In the absence of appropriate surveillance of antimicrobial resistance, growing increase in MRSA bacteria appended worries in the incidence of infections among variety of wounds and demands constant bacteriological monitoring of the pathogen even from minor injuries to know their current antibiotic susceptibility pattern12-15. Therefore, this study was intended to determine the prevalence of MRSA from infected wounds to support the empirical therapy with precise medication as per the specific cause.

MATERIALS AND METHODS

Study design and wound sample collection: A total of 194 samples of wound were collected from various animal species including cattle, buffalo, goats, sheep, horses and dogs to screen for bacterial causes from clinical cases and field in and around the Mathura city (Table 1). Swab samples from wounds of various types viz., horn abscess, gangrenous wound, chronic abscess, deep suppurative wounds, open, gun-shot, lacerated, abrasive, incised, ulcerated and post-operative wounds (Fig. 1, 2) were collected by Lavine’s aseptic technique after cleaning the periphery of wound with 70% ethanol swabs. Samples from deep wounds were collected using sterile cotton-tipped swabs (PW003, HiMedia) by taking all aseptic precautions to check the contamination while sample collection. The swab samples were directly submitted to the Department of Veterinary Microbiology, College of Veterinary Sciences, DUVASU University, Mathura (U.P.), India for further laboratory processing by standard procedures.

Wound sample processing for isolation and identification of bacterial agents: During the study period, a total of 194 infected wound samples were selected and swab samples were processed for isolation and identification of different aerobic and anaerobic bacterial agents based on the initial screening and characteristics according to the standard operating procedures of the laboratory.

Table 1:Species-wise distribution of wound samples and isolates percentage of Staphylococcus aureus
Image for - Methicillin Resistant Staphylococcus aureus Isolated from Wounds of Livestock and Companion Animals of Uttar Pradesh India: A Preliminary Study

Image for - Methicillin Resistant Staphylococcus aureus Isolated from Wounds of Livestock and Companion Animals of Uttar Pradesh India: A Preliminary Study
Fig. 1:Open deep wound in buffalo

Image for - Methicillin Resistant Staphylococcus aureus Isolated from Wounds of Livestock and Companion Animals of Uttar Pradesh India: A Preliminary Study
Fig. 2:Lacerated wound in horse

Image for - Methicillin Resistant Staphylococcus aureus Isolated from Wounds of Livestock and Companion Animals of Uttar Pradesh India: A Preliminary Study
Fig. 3:Staphylococcus aureus over NA

Upon receipt as per the history of sample each swab was inoculated into Nutrient Broth (NB) or Robertson Cooked Meat (RCM) media and accordingly incubated at 37oC upto 24-48 h under aerobic or anaerobic conditions, respectively before attempting pure colony isolation over solid nutrient medium. Upon isolation, identification was followed as per cultural, morphological and biochemical tests (Fig. 3-5).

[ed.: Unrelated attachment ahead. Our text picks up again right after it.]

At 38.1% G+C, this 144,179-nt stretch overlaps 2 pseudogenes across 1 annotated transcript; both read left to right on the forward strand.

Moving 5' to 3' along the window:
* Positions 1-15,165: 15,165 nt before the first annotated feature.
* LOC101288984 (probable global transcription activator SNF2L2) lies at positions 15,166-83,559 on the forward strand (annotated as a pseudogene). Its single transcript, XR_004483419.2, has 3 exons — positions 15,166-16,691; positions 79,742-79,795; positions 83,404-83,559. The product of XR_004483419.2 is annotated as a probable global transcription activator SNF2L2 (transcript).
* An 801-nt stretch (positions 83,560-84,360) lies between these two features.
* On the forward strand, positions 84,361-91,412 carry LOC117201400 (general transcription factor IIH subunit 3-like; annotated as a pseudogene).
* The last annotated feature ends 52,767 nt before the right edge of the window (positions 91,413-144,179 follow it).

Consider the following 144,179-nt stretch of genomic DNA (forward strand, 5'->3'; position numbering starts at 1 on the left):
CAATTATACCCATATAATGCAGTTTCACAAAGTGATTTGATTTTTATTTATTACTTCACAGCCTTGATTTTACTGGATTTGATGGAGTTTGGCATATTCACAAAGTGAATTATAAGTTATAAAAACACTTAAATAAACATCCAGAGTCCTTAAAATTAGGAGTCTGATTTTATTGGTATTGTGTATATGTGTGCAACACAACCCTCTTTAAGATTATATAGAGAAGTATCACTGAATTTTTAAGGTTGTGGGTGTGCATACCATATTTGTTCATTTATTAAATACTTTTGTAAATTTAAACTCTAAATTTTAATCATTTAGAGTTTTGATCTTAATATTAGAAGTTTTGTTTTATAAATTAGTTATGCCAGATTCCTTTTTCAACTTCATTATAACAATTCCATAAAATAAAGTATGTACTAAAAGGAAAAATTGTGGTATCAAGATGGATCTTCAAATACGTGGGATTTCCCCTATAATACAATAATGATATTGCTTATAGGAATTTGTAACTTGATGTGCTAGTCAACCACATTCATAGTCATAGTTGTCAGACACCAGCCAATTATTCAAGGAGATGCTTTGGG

Image for - Methicillin Resistant Staphylococcus aureus Isolated from Wounds of Livestock and Companion Animals of Uttar Pradesh India: A Preliminary Study
Fig. 4:Haemolysis on blood agar

Image for - Methicillin Resistant Staphylococcus aureus Isolated from Wounds of Livestock and Companion Animals of Uttar Pradesh India: A Preliminary Study
Fig. 5:Staphylococcus spp., over MSA

The generic identification of bacterial isolates was carried out as per the techniques of Cowan and Steel16 and further speciation was performed as described by Quinn et al.17.

Susceptibility of bacterial isolates to antimicrobial agents: Bacterial isolates were subjected to antibiotic sensitivity testing against 23 different antimicrobial discs by disc diffusion method according to CLSI18 to assess the pattern of antibiotic activity (Fig. 6). All the bacteria were subjected to antibiotic sensitivity testing (ABST) against different classes of antimicrobials: Penicillin class (ampicillin (AMP), amoxycillin, ampicillin/sulbactum (A/S), penicillin-G (P-G), methicillin (MET)), fluorquinolones class (ciprofloxacin (CIP), norfloxacin (Nx)), cephalosporin class (cefotaxim (CTX), ceftriaxone (CTR)), aminoglycosides class (streptomycin (S), gentamycin (Gen)), tetracycline class (T), folate pathway Inhibitors (cotrimoxazole (Co-T)), phenicols class (chloramphenicol (C)), glycopeptides class (vancomycin (Va)), macrolides class (erythromycin (E)) and lincosamides class (clindamycin (CD), amikacin (AK), kanamycin (K), enrofloxacin (En), gatifloxacine (GAT) sparfloxacine (SPK) and colistin (CL)) by disc diffusion technique of Kirby-Bauer and results were interpreted as per the standard charts provided from the drug supplier (HiMedia, India)19.